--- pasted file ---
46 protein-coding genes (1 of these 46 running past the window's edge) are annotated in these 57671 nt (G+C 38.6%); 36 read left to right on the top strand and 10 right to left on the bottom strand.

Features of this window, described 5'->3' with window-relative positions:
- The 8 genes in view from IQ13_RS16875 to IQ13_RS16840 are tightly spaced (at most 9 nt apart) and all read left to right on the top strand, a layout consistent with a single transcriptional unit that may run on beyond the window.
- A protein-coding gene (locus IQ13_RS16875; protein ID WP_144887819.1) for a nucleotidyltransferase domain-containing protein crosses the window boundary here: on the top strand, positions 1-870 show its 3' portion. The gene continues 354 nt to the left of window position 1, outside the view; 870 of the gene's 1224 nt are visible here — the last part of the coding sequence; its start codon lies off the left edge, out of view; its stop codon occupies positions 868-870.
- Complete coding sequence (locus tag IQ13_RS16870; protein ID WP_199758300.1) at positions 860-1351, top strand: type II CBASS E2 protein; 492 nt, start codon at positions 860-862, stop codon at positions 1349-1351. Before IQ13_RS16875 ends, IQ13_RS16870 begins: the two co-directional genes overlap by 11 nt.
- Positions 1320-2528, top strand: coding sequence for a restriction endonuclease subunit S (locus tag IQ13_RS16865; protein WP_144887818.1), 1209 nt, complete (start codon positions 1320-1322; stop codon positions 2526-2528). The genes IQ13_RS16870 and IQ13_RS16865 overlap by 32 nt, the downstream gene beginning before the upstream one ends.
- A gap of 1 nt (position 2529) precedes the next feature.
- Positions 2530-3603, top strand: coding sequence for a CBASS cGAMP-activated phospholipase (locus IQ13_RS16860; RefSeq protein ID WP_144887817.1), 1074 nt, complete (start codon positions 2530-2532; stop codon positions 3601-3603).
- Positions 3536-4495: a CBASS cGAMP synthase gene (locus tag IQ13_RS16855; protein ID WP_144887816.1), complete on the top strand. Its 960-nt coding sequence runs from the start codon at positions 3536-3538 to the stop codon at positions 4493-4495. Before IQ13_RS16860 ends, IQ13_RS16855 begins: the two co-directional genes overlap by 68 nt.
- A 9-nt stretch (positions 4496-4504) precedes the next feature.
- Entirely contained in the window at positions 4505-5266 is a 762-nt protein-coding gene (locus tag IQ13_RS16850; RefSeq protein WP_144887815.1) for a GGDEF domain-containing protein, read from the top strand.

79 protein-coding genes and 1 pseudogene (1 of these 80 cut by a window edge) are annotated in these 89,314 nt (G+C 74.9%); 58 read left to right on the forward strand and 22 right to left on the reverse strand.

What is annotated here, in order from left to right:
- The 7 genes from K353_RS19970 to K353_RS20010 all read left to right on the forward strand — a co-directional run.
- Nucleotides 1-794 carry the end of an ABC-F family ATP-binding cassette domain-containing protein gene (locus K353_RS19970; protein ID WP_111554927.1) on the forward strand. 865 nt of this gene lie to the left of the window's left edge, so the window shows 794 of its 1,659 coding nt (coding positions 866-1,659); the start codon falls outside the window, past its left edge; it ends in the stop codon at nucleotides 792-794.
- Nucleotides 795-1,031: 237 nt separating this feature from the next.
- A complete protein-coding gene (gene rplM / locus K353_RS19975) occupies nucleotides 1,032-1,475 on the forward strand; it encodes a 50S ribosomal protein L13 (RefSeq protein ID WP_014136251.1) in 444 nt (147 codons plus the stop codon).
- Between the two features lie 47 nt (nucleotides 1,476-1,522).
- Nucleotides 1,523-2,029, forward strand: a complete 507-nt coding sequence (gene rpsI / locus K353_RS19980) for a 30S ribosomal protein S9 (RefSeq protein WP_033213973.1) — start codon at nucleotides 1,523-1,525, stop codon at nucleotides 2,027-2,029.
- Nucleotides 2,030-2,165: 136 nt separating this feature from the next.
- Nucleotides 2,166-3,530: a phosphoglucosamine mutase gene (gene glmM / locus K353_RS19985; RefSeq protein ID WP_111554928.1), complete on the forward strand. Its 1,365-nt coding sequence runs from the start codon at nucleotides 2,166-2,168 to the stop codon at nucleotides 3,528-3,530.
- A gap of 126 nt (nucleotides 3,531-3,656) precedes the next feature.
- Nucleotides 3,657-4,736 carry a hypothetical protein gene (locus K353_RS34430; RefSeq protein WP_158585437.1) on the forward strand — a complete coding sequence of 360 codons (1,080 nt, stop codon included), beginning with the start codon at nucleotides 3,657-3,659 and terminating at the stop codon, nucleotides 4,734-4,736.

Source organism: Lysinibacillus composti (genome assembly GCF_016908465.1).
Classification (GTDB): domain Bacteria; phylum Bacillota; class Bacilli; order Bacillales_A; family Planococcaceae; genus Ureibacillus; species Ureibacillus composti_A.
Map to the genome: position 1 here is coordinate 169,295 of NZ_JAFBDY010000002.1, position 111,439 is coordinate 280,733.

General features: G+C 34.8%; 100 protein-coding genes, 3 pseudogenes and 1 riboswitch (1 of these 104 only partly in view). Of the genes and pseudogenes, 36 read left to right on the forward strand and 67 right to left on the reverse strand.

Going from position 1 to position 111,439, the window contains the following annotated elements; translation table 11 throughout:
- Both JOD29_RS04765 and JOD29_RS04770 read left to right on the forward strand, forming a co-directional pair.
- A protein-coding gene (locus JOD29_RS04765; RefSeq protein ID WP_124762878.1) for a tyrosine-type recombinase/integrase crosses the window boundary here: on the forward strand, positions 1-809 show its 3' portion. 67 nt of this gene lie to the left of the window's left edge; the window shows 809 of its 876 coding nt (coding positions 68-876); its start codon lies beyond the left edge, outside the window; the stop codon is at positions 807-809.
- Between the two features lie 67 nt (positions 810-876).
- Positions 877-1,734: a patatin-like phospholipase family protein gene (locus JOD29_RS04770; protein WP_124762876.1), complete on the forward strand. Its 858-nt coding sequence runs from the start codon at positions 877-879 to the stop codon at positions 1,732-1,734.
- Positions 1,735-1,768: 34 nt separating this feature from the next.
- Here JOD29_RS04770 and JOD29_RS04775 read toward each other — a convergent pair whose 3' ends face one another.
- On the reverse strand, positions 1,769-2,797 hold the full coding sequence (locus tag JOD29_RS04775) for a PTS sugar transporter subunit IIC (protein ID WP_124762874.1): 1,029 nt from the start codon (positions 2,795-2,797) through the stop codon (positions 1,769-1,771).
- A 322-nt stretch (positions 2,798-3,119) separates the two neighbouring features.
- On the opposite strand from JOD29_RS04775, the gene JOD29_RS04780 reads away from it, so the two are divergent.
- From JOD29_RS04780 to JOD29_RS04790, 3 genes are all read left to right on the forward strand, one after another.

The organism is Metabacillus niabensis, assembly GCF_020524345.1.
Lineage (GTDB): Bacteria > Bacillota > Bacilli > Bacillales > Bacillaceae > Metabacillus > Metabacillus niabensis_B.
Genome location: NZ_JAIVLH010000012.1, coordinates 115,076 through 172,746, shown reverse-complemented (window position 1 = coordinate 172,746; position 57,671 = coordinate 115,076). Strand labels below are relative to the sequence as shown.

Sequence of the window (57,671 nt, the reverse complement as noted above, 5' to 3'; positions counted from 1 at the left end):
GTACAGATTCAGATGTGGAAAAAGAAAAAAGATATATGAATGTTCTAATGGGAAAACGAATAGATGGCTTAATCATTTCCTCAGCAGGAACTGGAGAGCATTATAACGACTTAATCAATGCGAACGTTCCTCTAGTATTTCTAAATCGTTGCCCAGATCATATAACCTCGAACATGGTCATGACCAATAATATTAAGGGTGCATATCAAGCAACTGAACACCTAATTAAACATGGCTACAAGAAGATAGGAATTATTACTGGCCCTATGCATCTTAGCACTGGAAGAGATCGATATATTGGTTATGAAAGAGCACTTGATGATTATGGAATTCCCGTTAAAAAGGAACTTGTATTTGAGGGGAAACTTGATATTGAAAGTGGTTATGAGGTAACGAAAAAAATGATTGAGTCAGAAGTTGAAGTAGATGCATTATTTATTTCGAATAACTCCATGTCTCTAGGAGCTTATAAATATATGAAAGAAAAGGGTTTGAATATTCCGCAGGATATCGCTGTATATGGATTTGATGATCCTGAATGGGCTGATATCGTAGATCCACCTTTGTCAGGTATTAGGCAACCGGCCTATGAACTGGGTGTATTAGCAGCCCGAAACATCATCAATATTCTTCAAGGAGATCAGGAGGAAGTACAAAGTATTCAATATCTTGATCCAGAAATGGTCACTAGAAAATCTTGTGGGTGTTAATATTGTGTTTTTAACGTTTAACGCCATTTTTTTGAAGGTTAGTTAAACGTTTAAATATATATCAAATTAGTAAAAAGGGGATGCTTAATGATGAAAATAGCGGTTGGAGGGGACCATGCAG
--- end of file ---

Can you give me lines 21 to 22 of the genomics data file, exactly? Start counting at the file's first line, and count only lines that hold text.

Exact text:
- Nucleotides 2,166-3,530: a phosphoglucosamine mutase gene (gene glmM / locus K353_RS19985; RefSeq protein ID WP_111554928.1), complete on the forward strand. Its 1,365-nt coding sequence runs from the start codon at nucleotides 2,166-2,168 to the stop codon at nucleotides 3,528-3,530.
- A gap of 126 nt (nucleotides 3,531-3,656) precedes the next feature.